Operanet: Have you ever conducted an opera in which what was happening onstage was so awful that you were doing it with your eyes closed?

CD: Yes, many times, but I'm not going to name names.

Operanet: Nor would we dream of asking you to do so. How can you justify this to yourself?

CD: It's very difficult to escape from it. You're going to work with someone, you've seen a design, which can be quite different when it occupies the stage. By then you're committed, you can't just clear off and leave the others to get on with it by themselves. It's not professional. You've got a responsibility towards the orchestra and singers, and you've got to go down with the ship.

Operanet: We sometimes think that three or four times a year a conductor should simply stand up and say, "That's it, you've gone too far!".

CD: We do, and it has resulted in the most terrible quarrels, which you know nothing about, I hope. Muti's walkout in Salzburg made headlines. I've had problems because it became some kind of fashion that the producer had supreme power over his production; the musicians are very much to blame as the conductor often comes later when he's not in a position to say anything. When I've been involved in a production from the beginning, if I didn't agree there would be the most awful scenes. It's also a desperate attempt to do something different. Whether it's entirely justified, you know as well as I do.

Operanet: You've done a fair share of Verdi in your time. Is he less on your mind at the present.

CD: No, I adore Verdi. Falstaff is another Mozart opera. I adore the Requiem. It's got nothing to do with the operas. It's shot through and through with the fear of God, not the Virgin Mary but Jehovah who executes those he loves the most.

Operanet: Would you today take on running an opera house?

CD: I don't want to take on running anything. I'm the principal conductor of the London Symphony Orchestra and one of the conditions under which I accepted the position was that I should have no power. They organize everything, hire the musicians, do all the work and I perform.

Operanet: And you get first choice as to repertory. What more could you ask for? How much opera are you doing these days?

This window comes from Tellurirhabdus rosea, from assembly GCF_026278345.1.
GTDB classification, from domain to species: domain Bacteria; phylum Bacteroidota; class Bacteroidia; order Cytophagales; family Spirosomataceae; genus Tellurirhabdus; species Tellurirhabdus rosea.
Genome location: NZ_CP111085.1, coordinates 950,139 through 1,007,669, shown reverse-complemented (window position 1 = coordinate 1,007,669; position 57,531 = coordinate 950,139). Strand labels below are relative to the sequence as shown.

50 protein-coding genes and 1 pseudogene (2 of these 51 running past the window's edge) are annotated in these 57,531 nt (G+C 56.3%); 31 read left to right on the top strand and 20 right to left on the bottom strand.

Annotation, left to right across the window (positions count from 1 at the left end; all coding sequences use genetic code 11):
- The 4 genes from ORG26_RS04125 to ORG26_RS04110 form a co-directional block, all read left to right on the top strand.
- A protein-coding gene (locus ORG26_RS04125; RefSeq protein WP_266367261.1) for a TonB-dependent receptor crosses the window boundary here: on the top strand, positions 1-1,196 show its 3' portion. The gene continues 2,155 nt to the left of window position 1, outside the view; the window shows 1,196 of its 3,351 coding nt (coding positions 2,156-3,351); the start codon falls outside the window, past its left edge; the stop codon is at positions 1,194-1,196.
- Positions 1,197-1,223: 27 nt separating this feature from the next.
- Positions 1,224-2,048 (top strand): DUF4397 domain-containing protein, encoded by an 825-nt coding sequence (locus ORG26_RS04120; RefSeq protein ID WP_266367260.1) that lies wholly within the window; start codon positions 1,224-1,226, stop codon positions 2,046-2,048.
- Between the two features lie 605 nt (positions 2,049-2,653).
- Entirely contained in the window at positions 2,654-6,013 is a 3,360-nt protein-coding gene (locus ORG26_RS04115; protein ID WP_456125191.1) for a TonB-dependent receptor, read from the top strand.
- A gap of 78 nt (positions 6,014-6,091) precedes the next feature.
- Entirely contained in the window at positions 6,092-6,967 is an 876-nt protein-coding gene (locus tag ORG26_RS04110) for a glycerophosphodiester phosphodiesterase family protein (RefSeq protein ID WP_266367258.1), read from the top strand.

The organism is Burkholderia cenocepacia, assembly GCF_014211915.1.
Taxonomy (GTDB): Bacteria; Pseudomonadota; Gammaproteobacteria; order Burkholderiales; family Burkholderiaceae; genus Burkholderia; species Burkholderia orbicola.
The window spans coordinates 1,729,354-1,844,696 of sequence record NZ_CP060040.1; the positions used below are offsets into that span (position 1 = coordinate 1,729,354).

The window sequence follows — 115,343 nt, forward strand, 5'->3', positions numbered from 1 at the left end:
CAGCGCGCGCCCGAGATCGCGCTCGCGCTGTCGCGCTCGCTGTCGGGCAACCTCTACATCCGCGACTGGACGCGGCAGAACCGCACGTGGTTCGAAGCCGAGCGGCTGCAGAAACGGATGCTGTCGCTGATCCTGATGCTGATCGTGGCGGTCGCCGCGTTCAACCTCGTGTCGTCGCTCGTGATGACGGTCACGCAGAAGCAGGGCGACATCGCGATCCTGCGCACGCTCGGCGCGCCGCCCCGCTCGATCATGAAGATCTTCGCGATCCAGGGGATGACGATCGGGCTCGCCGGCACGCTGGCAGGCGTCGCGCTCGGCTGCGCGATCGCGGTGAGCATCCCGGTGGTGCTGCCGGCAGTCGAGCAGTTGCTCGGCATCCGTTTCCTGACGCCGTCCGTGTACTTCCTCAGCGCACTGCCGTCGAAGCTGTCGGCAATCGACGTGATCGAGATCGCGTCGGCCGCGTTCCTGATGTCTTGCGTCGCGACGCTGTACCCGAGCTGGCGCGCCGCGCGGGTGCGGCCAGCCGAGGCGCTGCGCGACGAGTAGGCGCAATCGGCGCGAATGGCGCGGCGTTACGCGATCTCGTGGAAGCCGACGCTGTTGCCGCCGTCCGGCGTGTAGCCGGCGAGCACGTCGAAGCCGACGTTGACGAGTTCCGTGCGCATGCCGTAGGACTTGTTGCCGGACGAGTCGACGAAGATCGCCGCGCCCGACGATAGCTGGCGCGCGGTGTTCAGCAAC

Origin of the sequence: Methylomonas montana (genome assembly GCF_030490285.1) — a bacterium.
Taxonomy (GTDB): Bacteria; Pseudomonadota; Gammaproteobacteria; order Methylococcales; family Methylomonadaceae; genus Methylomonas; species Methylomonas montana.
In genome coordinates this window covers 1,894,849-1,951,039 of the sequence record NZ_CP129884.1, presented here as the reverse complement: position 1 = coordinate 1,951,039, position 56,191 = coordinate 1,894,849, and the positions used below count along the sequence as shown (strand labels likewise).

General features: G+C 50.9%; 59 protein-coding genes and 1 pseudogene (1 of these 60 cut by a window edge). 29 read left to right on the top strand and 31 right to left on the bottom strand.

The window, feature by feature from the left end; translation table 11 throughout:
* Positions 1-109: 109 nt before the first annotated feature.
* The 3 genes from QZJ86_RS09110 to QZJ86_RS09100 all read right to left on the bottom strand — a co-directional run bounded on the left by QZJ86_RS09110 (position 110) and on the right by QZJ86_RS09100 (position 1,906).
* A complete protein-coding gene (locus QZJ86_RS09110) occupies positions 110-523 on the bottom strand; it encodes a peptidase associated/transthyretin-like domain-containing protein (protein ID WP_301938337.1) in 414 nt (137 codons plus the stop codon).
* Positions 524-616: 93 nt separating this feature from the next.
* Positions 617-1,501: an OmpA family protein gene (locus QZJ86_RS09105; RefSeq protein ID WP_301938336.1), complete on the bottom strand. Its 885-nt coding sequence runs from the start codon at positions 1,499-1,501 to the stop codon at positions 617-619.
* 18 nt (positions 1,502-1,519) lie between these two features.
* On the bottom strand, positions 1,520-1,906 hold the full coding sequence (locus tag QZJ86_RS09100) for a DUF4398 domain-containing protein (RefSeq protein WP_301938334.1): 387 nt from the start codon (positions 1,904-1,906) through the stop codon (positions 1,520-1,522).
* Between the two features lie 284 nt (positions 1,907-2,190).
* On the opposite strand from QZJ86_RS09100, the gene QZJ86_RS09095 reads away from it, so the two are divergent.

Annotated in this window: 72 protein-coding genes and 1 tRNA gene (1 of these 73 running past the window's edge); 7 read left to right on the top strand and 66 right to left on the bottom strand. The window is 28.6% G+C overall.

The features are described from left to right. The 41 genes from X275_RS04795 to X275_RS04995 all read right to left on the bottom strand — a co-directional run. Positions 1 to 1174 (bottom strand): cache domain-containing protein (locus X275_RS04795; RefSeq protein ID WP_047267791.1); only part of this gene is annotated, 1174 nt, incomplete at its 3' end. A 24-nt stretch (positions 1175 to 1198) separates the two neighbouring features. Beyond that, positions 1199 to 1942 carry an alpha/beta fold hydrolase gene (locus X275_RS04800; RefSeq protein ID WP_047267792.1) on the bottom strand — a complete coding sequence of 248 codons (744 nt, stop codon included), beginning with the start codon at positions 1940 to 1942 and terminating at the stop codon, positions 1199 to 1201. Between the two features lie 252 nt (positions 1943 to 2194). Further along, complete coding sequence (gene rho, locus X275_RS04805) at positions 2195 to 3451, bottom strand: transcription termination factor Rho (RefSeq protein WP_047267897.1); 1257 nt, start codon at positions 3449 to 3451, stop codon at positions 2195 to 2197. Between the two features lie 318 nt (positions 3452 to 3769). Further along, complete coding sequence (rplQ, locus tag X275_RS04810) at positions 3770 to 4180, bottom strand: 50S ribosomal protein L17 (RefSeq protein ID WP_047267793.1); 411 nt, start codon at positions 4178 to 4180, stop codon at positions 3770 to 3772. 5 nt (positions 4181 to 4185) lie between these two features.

CD: I'm going home to do Entführung, with other operas under discussion. I guess I shall be doing more. I've got one more production in Munich, a new Ariadne, but then I don't think I shall be doing much outside England as it takes up a lot of time.

Operanet: Are you a "hands-on" conductor who likes to be there from the start of rehearsals?

CD: I don't like to miss too much, no.

Operanet: You must play the piano?

CD: Badly, not worth discussing.

Operanet: Of course, you were a clarinettist. That explains why you love the Andromache scene.

CD: It's one of the most wonderful ideas anyone ever had. If you really get down to that opera, the music and the text and the action and the visual element are all unified, just as the orchestra does every gesture, even just two horns, has to do with what's happening onstage. That's why it's so difficult, like Mozart. I'm dead after a performance of Nozze di Figaro. It's exhausting. You must pay attention because if you don't you're going to miss something.

Operanet: Would you say that Les Troyens is more exhausting to conduct than Parsifal or Götterdämmerung?

CD: Wagner was mentioned last night. There are far more musical events in Berlioz because there isn't this expansion of normal time. There are wonderful moments but "time" as in the Septet ... and of course the texture of Les Troyens isn't as overlaid. Also, Götterdämmerung is a fairly negative piece, by the time all this treachery is coming to fruition, all those wonderful melodies are being subjected to such torture. This isn't to say that it isn't a masterpiece, but it's another flavor. You can say that Troyens also ends negatively, but it doesn't make that impression, because of its epic nature it's principally about history. I think the only way to end the opera is suddenly. After all, Enée is gone, Didon is gone, the only thing left is this ghastly vision.

Click here to read Joel Kasow's review of the La Scala production of Les Troyens